How to put solar on a skyscraper

Today's new acronym is Green Tariff Shared Renewables Program (GTSR)

Onsite solar is an increasingly attractive option for commercial clients looking to trim their utility bills and demonstrate their green credentials to employees and tenants. But solar is not for every building.

If your roof can’t handle it, or if you are a tall building, your options for solar power are limited. Until now.

A recent law and CPUC ruling paves the path for each major utility in California to offer an on-bill solar option that pays for the clean energy output of local solar projects.

These types of mechanisms have existed for some time for corporations, but have been unwieldy to deal with because they involved companies purchasing Renewable Energy Certificates (RECs) from third parties, assuring themselves of complex issues of provenance and supply and often supporting projects far away from anything they could point to.

As a prior participant in the carbon and REC markets, I just read through the lengthy proposed decision (pdf) and I’m cautiously optimistic that this regulation will result in a legitimate and impactful green power option for California customers. The decision doesn’t yet deal with tariff implications, but expect the premium to be in the $0.02/kWh range. Most importantly, because charges come on the utility bill, organizations may have an easier time both signing up and allocating expenses for renewables charges.

Of course, on-site solar comes with economic return and payback and this program does not. However an alternative mechanism handled under the same proceeding implements community solar for PG&E, SCE, and SDG&E. Here instead of contracting with their IOU, customers could contract with third-party solar developers for a share of the solar output. While unlikely at first, this might produce long term savings or price certainty and allows for even more flexible development models. For example, you can imagine a corporation developing a project at a school and off-taking the excess energy for price certainty on the generation portion of their bills. That’s an exciting win-win that might fit with many teams’ desire to advance community relations as part of their energy strategy.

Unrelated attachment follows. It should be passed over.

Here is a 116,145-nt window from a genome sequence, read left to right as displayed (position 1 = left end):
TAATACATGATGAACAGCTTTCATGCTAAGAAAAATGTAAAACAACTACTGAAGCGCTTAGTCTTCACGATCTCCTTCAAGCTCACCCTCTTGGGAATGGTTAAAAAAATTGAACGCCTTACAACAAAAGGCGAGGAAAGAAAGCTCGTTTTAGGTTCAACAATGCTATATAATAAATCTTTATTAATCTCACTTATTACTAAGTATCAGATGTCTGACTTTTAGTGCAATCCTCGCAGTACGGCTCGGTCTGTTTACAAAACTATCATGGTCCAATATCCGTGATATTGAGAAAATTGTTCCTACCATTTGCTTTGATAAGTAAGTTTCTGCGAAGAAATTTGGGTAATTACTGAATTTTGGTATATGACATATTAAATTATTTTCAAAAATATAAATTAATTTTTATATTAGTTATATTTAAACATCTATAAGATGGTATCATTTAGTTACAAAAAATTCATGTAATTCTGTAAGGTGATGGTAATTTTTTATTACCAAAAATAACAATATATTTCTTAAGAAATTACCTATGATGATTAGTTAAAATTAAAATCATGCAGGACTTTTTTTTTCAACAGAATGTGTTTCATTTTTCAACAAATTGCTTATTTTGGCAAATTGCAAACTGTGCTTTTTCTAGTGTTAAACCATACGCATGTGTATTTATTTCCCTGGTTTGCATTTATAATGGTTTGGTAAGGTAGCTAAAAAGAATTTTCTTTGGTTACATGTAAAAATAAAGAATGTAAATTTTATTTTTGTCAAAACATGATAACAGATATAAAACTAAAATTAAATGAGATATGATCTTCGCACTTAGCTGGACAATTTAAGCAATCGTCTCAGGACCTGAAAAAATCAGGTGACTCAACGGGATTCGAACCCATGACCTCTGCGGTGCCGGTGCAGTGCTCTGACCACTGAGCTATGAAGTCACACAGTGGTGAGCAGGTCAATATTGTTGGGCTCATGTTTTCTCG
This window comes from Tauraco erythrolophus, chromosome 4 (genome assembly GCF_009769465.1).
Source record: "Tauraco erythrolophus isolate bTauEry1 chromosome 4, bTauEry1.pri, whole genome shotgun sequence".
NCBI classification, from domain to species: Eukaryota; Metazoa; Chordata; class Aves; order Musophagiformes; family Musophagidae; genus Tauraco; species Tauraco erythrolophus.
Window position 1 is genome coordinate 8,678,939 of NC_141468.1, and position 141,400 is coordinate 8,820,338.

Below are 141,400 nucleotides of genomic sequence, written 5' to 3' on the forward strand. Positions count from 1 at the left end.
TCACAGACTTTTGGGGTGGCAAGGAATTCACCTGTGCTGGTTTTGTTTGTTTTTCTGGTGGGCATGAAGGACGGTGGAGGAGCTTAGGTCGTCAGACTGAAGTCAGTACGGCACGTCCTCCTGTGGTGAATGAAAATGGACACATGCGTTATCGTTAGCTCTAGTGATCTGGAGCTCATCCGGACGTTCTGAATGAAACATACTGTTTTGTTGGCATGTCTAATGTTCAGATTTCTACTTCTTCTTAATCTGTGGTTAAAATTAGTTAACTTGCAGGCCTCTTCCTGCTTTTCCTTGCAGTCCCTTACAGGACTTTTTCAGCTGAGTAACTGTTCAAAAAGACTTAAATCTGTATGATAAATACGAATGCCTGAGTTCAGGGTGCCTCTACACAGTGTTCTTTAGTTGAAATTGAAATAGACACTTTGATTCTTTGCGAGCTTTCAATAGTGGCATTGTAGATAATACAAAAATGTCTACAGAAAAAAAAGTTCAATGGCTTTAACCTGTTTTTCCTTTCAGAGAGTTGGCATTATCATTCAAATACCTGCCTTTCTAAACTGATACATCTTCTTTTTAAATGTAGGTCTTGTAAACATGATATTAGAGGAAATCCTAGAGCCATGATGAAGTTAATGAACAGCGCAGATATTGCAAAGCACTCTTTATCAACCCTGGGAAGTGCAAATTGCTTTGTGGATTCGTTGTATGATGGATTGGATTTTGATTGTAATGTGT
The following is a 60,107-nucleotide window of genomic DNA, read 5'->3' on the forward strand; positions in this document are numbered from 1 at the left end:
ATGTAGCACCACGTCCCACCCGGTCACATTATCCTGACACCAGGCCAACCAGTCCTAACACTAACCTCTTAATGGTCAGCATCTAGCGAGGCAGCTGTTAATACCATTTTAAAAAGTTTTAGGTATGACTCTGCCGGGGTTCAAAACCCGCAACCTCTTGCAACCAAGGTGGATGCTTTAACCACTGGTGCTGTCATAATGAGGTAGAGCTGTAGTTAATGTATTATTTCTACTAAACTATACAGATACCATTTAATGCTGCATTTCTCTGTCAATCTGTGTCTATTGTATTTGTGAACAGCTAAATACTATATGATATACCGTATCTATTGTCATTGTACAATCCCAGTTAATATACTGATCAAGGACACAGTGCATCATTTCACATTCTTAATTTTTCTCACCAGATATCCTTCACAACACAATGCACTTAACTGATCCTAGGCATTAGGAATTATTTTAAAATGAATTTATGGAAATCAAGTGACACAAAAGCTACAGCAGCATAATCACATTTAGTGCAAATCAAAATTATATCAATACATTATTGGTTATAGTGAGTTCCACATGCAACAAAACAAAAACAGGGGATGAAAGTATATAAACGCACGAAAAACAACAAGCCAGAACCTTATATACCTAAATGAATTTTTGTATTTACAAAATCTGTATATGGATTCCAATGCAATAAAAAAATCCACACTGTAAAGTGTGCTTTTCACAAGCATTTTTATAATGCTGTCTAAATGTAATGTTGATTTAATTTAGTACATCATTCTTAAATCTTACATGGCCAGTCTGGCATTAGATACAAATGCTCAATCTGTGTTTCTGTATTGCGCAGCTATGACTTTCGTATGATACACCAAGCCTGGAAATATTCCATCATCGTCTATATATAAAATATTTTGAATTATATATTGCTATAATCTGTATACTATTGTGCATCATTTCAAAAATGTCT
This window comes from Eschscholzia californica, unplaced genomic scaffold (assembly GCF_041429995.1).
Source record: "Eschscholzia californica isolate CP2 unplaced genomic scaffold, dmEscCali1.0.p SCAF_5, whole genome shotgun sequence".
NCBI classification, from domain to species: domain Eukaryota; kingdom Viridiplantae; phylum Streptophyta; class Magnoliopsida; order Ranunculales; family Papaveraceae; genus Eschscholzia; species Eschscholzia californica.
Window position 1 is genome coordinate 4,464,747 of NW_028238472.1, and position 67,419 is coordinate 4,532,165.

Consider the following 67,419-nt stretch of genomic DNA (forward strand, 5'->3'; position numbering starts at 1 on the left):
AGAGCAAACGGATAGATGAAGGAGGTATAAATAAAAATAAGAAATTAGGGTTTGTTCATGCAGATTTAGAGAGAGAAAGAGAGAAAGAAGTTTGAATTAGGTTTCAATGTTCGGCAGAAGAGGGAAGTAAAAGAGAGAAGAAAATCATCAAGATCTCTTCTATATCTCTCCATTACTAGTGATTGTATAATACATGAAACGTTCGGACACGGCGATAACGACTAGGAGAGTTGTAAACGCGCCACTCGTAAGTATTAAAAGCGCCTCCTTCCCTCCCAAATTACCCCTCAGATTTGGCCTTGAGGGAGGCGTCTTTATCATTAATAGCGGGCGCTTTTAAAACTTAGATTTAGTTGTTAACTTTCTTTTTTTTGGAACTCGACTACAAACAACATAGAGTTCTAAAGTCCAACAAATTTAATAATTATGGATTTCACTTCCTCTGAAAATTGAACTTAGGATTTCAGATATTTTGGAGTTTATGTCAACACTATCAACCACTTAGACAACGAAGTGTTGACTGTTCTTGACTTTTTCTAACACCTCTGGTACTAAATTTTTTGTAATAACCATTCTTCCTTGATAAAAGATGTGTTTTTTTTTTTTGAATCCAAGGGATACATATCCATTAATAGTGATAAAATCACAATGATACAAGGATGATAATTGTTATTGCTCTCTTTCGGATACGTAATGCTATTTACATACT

This isn’t for everyone. If your organization only responds to paybacks and savings, you’re best to look elsewhere. But if you are looking to amplify your green credentials, these programs potentially fold the tools that the most sophisticated organizations use to drive energy policy into a check mark on your utility bill.

Programs rollout in late 2015, so stay tuned as more details emerge.

About Tom Arnold

Tom Arnold is co-founder and CEO of Gridium. Prior to Gridium, Tom Arnold was the Vice President of Energy Efficiency at EnerNOC, and cofounder at TerraPass. Tom has an MBA from the Wharton School of Business at the University of Pennsylvania and a BA in Economics from Dartmouth College. When he isn't thinking about the future of buildings, he enjoys riding his bike and chasing after his two daughters.

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